- Wisbech is currently a town of +20,000 people and continuing to grow. It is one of the largest towns in the UK without a connection to the rail network. There is little doubt that if there was a rail link it would be widely used for work and leisure – and most people would agree with this. The cost of re-connection including the siting of a new station would be a very significant capital cost but it should not be considered prohibitive. It is disappointing that in 2013 the business case has still not been assembled but what I would present to critics of the proposal is what the long-term position of this town will be without a railway – probably very similar to the previous 30 years I would suggest. The rail link IS the catalyst for many of the changes and certainly essential if we are to encourage SMEs to town, and to provide ever greater learning, working and leisure activities to children and young people. There is a great cultural heritage associated with the railways and tramway which might also be exploited for tourism.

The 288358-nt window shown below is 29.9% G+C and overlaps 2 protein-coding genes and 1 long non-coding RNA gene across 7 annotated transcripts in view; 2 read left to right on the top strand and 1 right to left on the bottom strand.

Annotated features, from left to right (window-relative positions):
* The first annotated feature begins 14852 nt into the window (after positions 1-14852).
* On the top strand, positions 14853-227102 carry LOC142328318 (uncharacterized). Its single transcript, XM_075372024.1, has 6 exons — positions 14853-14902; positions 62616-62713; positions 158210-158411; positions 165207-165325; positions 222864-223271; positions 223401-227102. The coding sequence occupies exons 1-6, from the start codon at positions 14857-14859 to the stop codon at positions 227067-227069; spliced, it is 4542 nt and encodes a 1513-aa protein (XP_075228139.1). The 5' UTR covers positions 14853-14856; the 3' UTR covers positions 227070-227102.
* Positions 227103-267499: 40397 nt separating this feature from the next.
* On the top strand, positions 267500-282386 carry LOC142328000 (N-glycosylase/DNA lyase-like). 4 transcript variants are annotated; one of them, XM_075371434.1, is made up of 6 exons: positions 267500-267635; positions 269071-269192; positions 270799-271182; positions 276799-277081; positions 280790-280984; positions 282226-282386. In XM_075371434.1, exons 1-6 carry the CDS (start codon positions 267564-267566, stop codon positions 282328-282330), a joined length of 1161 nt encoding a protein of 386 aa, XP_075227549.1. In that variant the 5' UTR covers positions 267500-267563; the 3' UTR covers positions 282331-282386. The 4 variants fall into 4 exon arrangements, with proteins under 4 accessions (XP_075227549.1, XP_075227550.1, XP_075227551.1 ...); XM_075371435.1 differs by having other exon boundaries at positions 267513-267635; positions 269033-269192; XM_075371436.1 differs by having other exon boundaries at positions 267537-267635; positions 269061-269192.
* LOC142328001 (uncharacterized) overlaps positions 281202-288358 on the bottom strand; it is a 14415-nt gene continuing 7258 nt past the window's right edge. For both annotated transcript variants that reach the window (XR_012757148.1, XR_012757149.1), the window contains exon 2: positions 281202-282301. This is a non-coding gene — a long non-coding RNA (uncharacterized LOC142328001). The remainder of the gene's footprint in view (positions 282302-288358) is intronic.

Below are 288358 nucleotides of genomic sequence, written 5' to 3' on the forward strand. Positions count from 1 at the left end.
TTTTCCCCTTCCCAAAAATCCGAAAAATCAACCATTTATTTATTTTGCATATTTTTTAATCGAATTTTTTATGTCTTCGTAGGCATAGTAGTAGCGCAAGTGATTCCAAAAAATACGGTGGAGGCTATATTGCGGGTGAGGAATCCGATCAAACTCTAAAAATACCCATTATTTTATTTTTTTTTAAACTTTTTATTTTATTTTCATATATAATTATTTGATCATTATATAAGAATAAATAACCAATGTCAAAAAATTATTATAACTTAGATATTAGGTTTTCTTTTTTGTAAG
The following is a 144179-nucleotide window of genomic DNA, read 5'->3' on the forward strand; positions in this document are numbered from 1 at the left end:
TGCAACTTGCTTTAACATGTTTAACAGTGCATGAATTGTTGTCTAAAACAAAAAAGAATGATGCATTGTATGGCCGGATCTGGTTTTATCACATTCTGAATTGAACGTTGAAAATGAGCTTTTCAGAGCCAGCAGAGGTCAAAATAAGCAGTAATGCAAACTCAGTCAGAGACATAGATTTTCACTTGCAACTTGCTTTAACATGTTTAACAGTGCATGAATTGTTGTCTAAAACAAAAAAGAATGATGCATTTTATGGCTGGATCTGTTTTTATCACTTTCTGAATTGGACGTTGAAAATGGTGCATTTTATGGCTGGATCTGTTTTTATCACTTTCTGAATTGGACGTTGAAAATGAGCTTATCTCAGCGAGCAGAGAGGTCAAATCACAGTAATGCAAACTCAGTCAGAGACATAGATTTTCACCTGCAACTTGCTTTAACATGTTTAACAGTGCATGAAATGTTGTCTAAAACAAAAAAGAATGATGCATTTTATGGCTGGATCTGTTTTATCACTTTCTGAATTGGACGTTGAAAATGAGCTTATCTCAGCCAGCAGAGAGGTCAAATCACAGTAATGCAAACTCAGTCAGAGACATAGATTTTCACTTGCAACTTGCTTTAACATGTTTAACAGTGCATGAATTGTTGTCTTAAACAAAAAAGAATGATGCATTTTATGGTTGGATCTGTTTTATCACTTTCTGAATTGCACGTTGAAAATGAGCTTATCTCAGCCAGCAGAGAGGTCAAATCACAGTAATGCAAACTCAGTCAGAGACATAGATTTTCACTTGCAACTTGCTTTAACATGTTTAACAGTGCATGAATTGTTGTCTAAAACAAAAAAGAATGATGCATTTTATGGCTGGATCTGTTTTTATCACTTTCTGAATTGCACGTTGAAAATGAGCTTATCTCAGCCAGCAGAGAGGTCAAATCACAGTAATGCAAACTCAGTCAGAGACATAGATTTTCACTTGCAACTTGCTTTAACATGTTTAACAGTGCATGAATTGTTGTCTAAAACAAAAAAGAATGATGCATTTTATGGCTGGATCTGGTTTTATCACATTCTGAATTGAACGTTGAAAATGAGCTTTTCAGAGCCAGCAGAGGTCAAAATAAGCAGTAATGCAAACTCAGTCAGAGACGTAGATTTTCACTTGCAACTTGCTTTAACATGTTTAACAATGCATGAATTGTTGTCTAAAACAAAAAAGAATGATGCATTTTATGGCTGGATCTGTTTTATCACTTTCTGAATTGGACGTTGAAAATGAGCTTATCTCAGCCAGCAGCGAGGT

- Wisbech is surrounded by agricultural production yet how much local produce is available and promoted either within the town or as “Product of Wisbech”? Both large and small producers must be encouraged to work together to promote the area – and locals must be given the opportunity to support them in this endeavour. The market place is a shadow of what it used to be – not seen any evidence of a spark here either – and it should be the showcase of what Wisbech and the surrounding villages have to offer.